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Tuesday, June 04, 2013

Back to Teaching -- Euripides, Protagoras, Plato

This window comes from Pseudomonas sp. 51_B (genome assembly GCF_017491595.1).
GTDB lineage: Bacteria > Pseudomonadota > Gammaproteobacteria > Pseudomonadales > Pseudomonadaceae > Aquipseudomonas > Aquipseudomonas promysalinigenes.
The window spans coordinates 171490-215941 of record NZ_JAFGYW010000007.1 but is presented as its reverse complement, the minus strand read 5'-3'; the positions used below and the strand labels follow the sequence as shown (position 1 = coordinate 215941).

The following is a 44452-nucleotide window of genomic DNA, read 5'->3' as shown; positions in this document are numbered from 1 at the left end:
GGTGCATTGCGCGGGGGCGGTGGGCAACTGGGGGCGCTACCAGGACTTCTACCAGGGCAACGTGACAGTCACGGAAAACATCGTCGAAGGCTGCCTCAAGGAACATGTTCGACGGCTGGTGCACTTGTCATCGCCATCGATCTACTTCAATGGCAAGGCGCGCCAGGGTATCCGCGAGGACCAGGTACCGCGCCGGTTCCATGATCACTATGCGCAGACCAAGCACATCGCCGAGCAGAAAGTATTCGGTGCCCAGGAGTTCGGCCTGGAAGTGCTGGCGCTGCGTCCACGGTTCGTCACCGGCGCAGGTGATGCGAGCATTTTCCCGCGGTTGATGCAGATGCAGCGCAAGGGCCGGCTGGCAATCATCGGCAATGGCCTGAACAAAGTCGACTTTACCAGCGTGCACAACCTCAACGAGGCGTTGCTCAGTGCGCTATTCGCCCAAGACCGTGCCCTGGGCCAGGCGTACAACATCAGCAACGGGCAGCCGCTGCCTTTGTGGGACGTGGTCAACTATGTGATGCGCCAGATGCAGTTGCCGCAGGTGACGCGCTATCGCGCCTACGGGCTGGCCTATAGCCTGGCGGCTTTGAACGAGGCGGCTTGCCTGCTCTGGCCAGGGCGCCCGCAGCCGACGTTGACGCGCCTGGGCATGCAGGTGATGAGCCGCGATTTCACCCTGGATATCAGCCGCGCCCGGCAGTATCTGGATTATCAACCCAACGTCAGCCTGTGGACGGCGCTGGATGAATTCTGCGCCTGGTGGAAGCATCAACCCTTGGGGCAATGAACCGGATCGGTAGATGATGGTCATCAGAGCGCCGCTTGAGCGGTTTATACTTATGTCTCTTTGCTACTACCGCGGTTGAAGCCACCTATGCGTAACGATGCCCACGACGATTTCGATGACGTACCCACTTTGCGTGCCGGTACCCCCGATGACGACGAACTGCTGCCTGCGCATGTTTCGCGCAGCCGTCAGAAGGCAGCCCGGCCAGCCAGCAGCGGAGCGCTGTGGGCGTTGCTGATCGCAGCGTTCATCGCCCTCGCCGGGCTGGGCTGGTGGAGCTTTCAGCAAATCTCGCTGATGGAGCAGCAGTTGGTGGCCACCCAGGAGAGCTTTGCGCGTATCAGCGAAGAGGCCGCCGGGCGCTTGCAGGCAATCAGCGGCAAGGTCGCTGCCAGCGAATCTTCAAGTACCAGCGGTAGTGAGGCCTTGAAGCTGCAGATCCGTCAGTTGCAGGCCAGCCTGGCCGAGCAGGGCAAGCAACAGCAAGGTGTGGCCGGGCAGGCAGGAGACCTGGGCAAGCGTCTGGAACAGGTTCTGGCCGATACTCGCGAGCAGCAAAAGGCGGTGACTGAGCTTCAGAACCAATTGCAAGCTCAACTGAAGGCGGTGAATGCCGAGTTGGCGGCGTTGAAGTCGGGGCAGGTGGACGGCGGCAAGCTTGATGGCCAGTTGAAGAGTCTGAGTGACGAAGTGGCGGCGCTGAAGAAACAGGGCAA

The second week of my summer intensives begins. Today we are taking up mater dolorosa, queen of sorrows, Euripides' "Hecuba." Staging three agon, or argumentative struggles between the former Queen, now enslaved and cast out of her country, mourning the slaughter of her many children, and three supremely powerful men who betrayed her, Agamemnon, Odysseus, and King Polymestor (with whom her youngest son was taken for safekeeping but murdered for his money). One way to read the play is as a spectacle of conspicuous sorrows, in which we observe Hecuba take blow after blow (the ghost of her son Polydorus reveals to the audience in advance all the indignities to follow, so that we are not surprised but rather witness her surprise over and over), a kind of pornography of misfortune, a reductio ad absurdum of catharsis spectatorship that seems to reveal the Aristotelian purgation of antisocial emotion as an obscene reveling in antisociality. Another way to read the play is as Hecuba's redemption from Point Zero through her deployment of rhetoric, consummated in her declaration as a defeated foreigner, a woman, a slave that the victorious Greek sovereign Odysseus is more slave (to vanity, to gain) than she, and wins the chance to accuse and convict and revenge herself on one of her betrayers -- at the final cost of becoming him. Then we turn to the sophist Protagoras, reading both surviving fragments of his work and then the Platonic dialogue bearing his name. We will consider the image of both sides that theirs is a position of modesty (the philosopher relinquishing desire to logic, the sophist relinquishing certainty to finitude) and the charge from each that their opponent is fatally immodest (the philosopher disruptively cocksure, the sophist anthropocentrically relativist). As we see, logoi dissoi (the sophistical postulate that there are at least two sides to every question, as well as the sophistical discipline of being able forcefully to argue from the multiple even contradictory vantages -- a premise and technique associated with none other than Protagoras) is especially evocative applied to the notion of logoi dissoi. Naturally enough, we will take up the role of paradox in wit, whether that of the sophists or of the supremely sophistical anti-sophist Socrates (Oscar Wilde is sure to come up at some point). An observation about the threatening attractiveness of teenagers just beginning to shave to dirty old goat-faced philosophers turns out to be anything but a side-issue.

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